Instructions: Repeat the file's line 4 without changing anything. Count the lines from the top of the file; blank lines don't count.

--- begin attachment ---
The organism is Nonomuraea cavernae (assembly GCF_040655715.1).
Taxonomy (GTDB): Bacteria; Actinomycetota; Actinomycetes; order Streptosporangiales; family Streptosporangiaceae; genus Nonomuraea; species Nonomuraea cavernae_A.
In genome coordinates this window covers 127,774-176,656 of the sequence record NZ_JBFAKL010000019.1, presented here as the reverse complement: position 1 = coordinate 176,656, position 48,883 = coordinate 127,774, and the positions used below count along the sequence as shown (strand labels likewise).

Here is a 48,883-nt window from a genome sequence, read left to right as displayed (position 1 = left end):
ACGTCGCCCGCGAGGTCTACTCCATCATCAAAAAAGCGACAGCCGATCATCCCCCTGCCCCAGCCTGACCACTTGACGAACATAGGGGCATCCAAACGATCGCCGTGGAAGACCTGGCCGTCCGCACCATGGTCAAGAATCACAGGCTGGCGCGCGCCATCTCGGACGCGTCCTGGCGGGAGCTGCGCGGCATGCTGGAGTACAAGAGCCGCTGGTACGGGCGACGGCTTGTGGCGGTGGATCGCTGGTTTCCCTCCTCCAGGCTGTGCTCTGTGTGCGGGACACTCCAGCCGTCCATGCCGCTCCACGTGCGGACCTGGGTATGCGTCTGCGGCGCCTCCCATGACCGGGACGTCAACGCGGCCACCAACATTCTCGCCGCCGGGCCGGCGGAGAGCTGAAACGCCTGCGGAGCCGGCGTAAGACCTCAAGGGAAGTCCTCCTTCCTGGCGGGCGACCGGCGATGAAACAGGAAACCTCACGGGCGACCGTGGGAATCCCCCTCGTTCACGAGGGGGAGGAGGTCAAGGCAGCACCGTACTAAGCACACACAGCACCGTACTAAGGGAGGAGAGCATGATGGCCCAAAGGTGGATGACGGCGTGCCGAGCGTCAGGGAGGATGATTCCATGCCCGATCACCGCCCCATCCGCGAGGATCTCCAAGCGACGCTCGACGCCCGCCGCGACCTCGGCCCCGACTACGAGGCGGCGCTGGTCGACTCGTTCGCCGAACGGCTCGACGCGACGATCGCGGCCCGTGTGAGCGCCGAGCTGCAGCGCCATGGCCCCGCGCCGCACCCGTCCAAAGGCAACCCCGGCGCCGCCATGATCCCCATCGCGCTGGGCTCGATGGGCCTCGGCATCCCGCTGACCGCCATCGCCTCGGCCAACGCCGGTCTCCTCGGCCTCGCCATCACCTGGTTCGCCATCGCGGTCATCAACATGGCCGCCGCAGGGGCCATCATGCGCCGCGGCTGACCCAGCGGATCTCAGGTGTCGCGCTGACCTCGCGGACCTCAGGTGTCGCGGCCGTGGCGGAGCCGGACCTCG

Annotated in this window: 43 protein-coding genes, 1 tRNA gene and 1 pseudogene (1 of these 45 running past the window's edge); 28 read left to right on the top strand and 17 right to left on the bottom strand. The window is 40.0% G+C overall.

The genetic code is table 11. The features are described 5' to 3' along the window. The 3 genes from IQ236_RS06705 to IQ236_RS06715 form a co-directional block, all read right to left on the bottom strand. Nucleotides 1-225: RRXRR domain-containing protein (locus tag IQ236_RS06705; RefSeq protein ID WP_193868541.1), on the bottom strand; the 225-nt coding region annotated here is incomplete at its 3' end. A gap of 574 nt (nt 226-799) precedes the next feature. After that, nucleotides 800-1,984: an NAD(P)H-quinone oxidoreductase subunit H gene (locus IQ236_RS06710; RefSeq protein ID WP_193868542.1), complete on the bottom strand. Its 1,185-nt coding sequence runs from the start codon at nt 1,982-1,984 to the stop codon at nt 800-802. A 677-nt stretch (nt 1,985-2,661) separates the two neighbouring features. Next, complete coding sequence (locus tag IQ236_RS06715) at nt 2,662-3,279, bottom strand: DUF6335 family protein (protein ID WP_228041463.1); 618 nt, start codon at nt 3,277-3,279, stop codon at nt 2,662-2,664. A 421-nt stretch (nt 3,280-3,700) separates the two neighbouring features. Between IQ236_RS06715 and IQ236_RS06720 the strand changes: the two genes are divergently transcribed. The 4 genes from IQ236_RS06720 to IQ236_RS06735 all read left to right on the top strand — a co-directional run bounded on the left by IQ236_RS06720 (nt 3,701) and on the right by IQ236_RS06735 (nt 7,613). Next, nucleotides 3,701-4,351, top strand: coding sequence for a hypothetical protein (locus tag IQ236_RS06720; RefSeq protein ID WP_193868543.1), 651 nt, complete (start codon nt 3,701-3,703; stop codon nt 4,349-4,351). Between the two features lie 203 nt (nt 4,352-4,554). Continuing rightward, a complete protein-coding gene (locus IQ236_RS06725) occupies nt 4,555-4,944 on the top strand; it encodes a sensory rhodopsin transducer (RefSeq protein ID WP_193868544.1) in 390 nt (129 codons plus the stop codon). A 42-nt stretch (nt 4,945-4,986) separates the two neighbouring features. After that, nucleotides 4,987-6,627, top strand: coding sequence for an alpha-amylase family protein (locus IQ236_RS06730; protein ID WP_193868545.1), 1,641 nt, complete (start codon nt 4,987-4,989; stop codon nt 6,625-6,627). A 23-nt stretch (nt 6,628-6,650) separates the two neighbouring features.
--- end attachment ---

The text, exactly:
Here is a 48,883-nt window from a genome sequence, read left to right as displayed (position 1 = left end):